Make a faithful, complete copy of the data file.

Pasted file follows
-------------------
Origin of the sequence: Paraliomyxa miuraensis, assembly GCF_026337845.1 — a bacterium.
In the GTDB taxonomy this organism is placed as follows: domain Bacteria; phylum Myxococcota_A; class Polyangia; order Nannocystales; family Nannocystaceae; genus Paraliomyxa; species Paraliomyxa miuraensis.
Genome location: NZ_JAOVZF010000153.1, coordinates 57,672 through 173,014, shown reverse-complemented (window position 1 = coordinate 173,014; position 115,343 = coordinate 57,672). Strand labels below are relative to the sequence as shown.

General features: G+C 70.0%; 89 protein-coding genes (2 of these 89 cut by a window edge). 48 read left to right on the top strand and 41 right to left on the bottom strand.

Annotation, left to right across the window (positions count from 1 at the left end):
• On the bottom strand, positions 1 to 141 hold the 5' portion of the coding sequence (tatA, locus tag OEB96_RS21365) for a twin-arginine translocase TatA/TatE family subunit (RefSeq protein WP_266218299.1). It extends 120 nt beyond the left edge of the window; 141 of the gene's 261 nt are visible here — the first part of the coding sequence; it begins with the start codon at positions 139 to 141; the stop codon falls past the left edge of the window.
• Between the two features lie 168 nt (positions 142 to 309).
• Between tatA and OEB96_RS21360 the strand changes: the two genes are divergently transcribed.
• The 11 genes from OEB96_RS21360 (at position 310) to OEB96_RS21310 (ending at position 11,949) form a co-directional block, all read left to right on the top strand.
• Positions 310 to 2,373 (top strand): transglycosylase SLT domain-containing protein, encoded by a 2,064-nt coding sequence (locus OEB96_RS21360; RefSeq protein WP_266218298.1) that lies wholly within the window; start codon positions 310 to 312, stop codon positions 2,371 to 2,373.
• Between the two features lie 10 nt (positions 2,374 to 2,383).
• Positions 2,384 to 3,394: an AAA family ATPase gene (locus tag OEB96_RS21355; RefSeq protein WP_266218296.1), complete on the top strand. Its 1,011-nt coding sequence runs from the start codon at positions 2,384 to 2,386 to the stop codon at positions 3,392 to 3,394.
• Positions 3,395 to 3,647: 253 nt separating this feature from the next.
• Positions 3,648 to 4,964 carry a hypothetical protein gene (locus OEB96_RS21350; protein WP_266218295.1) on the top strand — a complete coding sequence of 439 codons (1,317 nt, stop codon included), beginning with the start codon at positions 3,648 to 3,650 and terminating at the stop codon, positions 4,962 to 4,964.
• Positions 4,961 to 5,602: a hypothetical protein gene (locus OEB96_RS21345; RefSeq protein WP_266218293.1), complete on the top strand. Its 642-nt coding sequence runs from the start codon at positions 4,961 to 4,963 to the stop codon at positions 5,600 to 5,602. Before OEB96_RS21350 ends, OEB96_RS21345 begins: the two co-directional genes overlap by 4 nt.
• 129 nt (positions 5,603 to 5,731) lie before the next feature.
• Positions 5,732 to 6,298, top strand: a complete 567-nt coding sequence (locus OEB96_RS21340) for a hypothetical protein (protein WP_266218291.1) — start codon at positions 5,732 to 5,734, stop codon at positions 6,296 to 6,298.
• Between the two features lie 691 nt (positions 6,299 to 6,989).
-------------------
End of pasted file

Origin of the sequence: Paraliomyxa miuraensis, assembly GCF_026337845.1 — a bacterium.
In the GTDB taxonomy this organism is placed as follows: domain Bacteria; phylum Myxococcota_A; class Polyangia; order Nannocystales; family Nannocystaceae; genus Paraliomyxa; species Paraliomyxa miuraensis.
Genome location: NZ_JAOVZF010000153.1, coordinates 57,672 through 173,014, shown reverse-complemented (window position 1 = coordinate 173,014; position 115,343 = coordinate 57,672). Strand labels below are relative to the sequence as shown.

General features: G+C 70.0%; 89 protein-coding genes (2 of these 89 cut by a window edge). 48 read left to right on the top strand and 41 right to left on the bottom strand.

Annotation, left to right across the window (positions count from 1 at the left end):
• On the bottom strand, positions 1 to 141 hold the 5' portion of the coding sequence (tatA, locus tag OEB96_RS21365) for a twin-arginine translocase TatA/TatE family subunit (RefSeq protein WP_266218299.1). It extends 120 nt beyond the left edge of the window; 141 of the gene's 261 nt are visible here — the first part of the coding sequence; it begins with the start codon at positions 139 to 141; the stop codon falls past the left edge of the window.
• Between the two features lie 168 nt (positions 142 to 309).
• Between tatA and OEB96_RS21360 the strand changes: the two genes are divergently transcribed.
• The 11 genes from OEB96_RS21360 (at position 310) to OEB96_RS21310 (ending at position 11,949) form a co-directional block, all read left to right on the top strand.
• Positions 310 to 2,373 (top strand): transglycosylase SLT domain-containing protein, encoded by a 2,064-nt coding sequence (locus OEB96_RS21360; RefSeq protein WP_266218298.1) that lies wholly within the window; start codon positions 310 to 312, stop codon positions 2,371 to 2,373.
• Between the two features lie 10 nt (positions 2,374 to 2,383).
• Positions 2,384 to 3,394: an AAA family ATPase gene (locus tag OEB96_RS21355; RefSeq protein WP_266218296.1), complete on the top strand. Its 1,011-nt coding sequence runs from the start codon at positions 2,384 to 2,386 to the stop codon at positions 3,392 to 3,394.
• Positions 3,395 to 3,647: 253 nt separating this feature from the next.
• Positions 3,648 to 4,964 carry a hypothetical protein gene (locus OEB96_RS21350; protein WP_266218295.1) on the top strand — a complete coding sequence of 439 codons (1,317 nt, stop codon included), beginning with the start codon at positions 3,648 to 3,650 and terminating at the stop codon, positions 4,962 to 4,964.
• Positions 4,961 to 5,602: a hypothetical protein gene (locus OEB96_RS21345; RefSeq protein WP_266218293.1), complete on the top strand. Its 642-nt coding sequence runs from the start codon at positions 4,961 to 4,963 to the stop codon at positions 5,600 to 5,602. Before OEB96_RS21350 ends, OEB96_RS21345 begins: the two co-directional genes overlap by 4 nt.
• 129 nt (positions 5,603 to 5,731) lie before the next feature.
• Positions 5,732 to 6,298, top strand: a complete 567-nt coding sequence (locus OEB96_RS21340) for a hypothetical protein (protein WP_266218291.1) — start codon at positions 5,732 to 5,734, stop codon at positions 6,296 to 6,298.
• Between the two features lie 691 nt (positions 6,299 to 6,989).